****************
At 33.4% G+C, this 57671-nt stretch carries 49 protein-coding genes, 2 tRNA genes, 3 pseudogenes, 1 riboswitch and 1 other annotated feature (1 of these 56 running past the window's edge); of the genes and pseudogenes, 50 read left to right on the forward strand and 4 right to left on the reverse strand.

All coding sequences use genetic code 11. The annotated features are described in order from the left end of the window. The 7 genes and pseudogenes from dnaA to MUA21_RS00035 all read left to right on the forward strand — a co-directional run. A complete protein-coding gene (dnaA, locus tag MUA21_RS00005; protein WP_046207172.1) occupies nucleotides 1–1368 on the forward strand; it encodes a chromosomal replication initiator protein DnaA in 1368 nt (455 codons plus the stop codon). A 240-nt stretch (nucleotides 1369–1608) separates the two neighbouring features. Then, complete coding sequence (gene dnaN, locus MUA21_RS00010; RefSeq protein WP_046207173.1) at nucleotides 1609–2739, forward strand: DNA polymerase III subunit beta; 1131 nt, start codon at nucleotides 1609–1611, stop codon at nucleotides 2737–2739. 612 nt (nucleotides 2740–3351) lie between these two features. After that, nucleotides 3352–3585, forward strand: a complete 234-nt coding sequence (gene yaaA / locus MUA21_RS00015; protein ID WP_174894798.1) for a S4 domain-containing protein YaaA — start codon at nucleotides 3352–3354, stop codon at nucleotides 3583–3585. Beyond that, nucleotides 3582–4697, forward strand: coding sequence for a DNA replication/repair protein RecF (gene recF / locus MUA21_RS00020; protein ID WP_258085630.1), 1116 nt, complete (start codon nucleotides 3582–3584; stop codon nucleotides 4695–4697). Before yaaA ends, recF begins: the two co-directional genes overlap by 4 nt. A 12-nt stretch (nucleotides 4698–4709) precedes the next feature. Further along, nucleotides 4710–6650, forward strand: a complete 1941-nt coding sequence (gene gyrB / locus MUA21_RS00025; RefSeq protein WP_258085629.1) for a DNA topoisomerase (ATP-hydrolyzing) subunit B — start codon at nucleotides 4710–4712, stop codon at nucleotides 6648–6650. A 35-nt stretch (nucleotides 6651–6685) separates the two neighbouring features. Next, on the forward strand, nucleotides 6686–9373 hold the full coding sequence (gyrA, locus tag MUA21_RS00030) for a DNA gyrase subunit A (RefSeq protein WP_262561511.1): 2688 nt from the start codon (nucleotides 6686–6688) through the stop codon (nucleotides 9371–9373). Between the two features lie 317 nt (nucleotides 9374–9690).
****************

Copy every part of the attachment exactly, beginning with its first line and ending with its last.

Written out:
At 33.4% G+C, this 57671-nt stretch carries 49 protein-coding genes, 2 tRNA genes, 3 pseudogenes, 1 riboswitch and 1 other annotated feature (1 of these 56 running past the window's edge); of the genes and pseudogenes, 50 read left to right on the forward strand and 4 right to left on the reverse strand.

All coding sequences use genetic code 11. The annotated features are described in order from the left end of the window. The 7 genes and pseudogenes from dnaA to MUA21_RS00035 all read left to right on the forward strand — a co-directional run. A complete protein-coding gene (dnaA, locus tag MUA21_RS00005; protein WP_046207172.1) occupies nucleotides 1–1368 on the forward strand; it encodes a chromosomal replication initiator protein DnaA in 1368 nt (455 codons plus the stop codon). A 240-nt stretch (nucleotides 1369–1608) separates the two neighbouring features. Then, complete coding sequence (gene dnaN, locus MUA21_RS00010; RefSeq protein WP_046207173.1) at nucleotides 1609–2739, forward strand: DNA polymerase III subunit beta; 1131 nt, start codon at nucleotides 1609–1611, stop codon at nucleotides 2737–2739. 612 nt (nucleotides 2740–3351) lie between these two features. After that, nucleotides 3352–3585, forward strand: a complete 234-nt coding sequence (gene yaaA / locus MUA21_RS00015; protein ID WP_174894798.1) for a S4 domain-containing protein YaaA — start codon at nucleotides 3352–3354, stop codon at nucleotides 3583–3585. Beyond that, nucleotides 3582–4697, forward strand: coding sequence for a DNA replication/repair protein RecF (gene recF / locus MUA21_RS00020; protein ID WP_258085630.1), 1116 nt, complete (start codon nucleotides 3582–3584; stop codon nucleotides 4695–4697). Before yaaA ends, recF begins: the two co-directional genes overlap by 4 nt. A 12-nt stretch (nucleotides 4698–4709) precedes the next feature. Further along, nucleotides 4710–6650, forward strand: a complete 1941-nt coding sequence (gene gyrB / locus MUA21_RS00025; RefSeq protein WP_258085629.1) for a DNA topoisomerase (ATP-hydrolyzing) subunit B — start codon at nucleotides 4710–4712, stop codon at nucleotides 6648–6650. A 35-nt stretch (nucleotides 6651–6685) separates the two neighbouring features. Next, on the forward strand, nucleotides 6686–9373 hold the full coding sequence (gyrA, locus tag MUA21_RS00030) for a DNA gyrase subunit A (RefSeq protein WP_262561511.1): 2688 nt from the start codon (nucleotides 6686–6688) through the stop codon (nucleotides 9371–9373). Between the two features lie 317 nt (nucleotides 9374–9690).